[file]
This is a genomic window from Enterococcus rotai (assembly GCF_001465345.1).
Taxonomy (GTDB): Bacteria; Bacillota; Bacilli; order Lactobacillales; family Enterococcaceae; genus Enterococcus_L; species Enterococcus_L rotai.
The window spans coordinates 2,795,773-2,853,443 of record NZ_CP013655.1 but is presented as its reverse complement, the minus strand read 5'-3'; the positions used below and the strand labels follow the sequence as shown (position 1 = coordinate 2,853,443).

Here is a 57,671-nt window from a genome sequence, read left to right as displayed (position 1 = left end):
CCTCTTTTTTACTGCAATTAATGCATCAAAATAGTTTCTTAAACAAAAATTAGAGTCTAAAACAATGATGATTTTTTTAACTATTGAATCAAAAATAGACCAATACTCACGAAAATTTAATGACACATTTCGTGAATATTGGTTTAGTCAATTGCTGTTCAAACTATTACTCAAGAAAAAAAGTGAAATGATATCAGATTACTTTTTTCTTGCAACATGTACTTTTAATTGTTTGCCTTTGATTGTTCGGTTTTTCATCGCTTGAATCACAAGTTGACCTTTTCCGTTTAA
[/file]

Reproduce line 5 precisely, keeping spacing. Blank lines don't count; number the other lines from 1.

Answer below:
CCTCTTTTTTACTGCAATTAATGCATCAAAATAGTTTCTTAAACAAAAATTAGAGTCTAAAACAATGATGATTTTTTTAACTATTGAATCAAAAATAGACCAATACTCACGAAAATTTAATGACACATTTCGTGAATATTGGTTTAGTCAATTGCTGTTCAAACTATTACTCAAGAAAAAAAGTGAAATGATATCAGATTACTTTTTTCTTGCAACATGTACTTTTAATTGTTTGCCTTTGATTGTTCGGTTTTTCATCGCTTGAATCACAAGTTGACCTTTTCCGTTTAA